If you’re at least 65 years of age or have a loved one who is, you probably know that we’re in the Medicare Open Enrollment Period (OEP) for 2022. It began on Oct. 15 and runs through Dec. 7. During this period, those eligible for Medicare can choose their plan for the coming year.
This can be a highly confusing process, even if this isn’t the first year you’ve been eligible. Between the Medicare plans administered by the state and the added options (Part C and Part D) sold and administered by private insurance companies, the options can seem overwhelming.
Insurers who offer these Medicare plans have to abide by federal regulations when marketing and selling these plans. Unfortunately, there are some unscrupulous insurance agents who will do whatever it takes to sell seniors plans they don’t need, get them to pay for something that doesn’t exist or get their personal information and use it unscrupulously.
Beware of unsolicited phone calls and visits
No insurance agent besides your own should be calling you. Insurers are only allowed to call current policyholders. If you’re at all unsure about the identity of the person calling you, don’t give them any information. If they’re legitimate, they should have your plan and personal information.
Insurance agents are not allowed to come to your home uninvited. Beware of anyone who leaves flyers at your door or on your car.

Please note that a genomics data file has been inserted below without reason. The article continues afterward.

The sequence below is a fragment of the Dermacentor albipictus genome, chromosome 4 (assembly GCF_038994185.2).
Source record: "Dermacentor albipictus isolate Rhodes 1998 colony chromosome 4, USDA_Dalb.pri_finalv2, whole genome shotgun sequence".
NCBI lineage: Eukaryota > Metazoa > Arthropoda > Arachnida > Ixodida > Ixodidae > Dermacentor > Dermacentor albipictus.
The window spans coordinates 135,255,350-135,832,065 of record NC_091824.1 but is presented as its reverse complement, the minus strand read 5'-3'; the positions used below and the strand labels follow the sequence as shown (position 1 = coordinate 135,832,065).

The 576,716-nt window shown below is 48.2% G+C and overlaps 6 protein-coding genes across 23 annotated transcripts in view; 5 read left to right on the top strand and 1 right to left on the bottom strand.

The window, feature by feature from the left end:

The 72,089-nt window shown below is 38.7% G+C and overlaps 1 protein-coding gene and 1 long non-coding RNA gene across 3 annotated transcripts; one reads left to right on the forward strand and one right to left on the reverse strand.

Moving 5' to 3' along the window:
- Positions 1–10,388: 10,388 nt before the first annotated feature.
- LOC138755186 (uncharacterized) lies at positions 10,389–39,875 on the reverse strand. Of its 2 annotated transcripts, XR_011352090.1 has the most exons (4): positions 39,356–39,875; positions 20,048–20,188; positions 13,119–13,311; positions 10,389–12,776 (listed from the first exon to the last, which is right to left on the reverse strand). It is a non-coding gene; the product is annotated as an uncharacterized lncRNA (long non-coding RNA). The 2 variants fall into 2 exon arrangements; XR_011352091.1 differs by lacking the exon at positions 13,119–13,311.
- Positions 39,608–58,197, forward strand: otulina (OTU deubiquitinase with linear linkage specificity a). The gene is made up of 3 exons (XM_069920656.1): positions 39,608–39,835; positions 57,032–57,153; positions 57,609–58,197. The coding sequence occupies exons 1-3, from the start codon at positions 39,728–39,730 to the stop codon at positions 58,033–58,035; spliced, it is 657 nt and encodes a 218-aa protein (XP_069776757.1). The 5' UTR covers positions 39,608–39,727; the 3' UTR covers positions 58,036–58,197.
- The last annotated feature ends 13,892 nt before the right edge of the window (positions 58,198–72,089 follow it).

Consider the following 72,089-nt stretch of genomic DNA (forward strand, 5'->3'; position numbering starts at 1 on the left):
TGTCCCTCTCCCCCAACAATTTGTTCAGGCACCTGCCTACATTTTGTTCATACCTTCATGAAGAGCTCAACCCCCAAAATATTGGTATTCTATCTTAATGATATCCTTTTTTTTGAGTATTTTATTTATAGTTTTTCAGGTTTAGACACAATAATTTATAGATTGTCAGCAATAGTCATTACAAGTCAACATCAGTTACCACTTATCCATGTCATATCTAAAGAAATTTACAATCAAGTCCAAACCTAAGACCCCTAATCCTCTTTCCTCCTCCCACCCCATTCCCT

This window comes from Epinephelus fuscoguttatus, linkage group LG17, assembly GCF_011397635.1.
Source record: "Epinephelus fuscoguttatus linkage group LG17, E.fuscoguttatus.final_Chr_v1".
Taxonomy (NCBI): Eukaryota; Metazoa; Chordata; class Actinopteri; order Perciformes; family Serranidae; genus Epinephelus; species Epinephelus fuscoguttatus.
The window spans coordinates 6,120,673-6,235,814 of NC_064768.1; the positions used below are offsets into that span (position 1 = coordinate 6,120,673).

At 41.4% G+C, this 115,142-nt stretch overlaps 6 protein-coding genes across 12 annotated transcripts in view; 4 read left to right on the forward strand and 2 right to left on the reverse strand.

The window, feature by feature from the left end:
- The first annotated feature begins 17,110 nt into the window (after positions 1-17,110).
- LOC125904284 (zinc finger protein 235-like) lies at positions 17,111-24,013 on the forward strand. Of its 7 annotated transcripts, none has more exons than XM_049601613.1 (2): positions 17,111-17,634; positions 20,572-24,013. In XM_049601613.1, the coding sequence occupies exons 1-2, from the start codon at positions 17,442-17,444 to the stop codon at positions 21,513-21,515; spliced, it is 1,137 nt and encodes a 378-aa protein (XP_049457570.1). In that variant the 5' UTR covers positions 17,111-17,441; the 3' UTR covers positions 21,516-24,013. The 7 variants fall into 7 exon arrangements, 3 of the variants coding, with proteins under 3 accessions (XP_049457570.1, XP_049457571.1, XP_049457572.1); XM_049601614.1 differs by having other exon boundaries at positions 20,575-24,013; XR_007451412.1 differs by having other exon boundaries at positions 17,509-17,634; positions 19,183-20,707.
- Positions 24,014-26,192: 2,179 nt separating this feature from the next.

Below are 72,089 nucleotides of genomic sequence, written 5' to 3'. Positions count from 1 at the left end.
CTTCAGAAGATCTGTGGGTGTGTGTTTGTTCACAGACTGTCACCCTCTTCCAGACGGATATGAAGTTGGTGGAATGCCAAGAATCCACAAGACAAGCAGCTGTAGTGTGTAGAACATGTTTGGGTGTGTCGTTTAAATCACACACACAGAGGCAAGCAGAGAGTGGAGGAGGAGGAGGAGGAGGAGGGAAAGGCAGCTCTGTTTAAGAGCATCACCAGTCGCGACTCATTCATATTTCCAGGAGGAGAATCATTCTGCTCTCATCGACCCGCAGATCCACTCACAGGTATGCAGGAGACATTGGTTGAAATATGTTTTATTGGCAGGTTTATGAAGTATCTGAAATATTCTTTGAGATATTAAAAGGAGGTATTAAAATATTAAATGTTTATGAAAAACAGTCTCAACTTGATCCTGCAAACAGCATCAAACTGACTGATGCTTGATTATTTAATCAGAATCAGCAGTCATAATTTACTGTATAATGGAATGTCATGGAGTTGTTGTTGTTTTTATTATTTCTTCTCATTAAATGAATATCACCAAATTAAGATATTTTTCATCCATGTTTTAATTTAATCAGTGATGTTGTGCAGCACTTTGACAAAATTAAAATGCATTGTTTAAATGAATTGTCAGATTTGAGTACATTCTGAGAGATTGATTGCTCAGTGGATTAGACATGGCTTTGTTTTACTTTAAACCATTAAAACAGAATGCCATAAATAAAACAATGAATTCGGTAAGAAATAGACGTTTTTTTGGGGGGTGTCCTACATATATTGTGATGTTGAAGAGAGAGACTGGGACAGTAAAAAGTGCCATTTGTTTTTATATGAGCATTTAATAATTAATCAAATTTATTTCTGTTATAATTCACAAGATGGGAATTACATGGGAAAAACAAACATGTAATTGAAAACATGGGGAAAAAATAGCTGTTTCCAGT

What are agents legally forbidden from doing?
Before you talk or meet with an agent, it’s crucial to know what they are not allowed to do under the law. For example, they cannot:
- Talk about any product you didn’t specifically ask for information on
- Say or suggest that Medicare prefers or endorses their plan
- Tell you the deadline is anything prior to Dec. 7 or that you get a better deal if you sign up early
If you find a plan you like, don’t sign up until you’ve read the documentation thoroughly and confirmed with your doctor(s) that they accept the plan. You should never be pressured to sign up immediately.
If you believe you were contacted by someone trying to perpetrate a fraud, the Federal Trade Commission (FTC) has options for reporting it. If you or a loved one has lost money or been the victim of identity theft in a Medicare scam, it’s wise to see legal guidance to find out the best way to seek justice.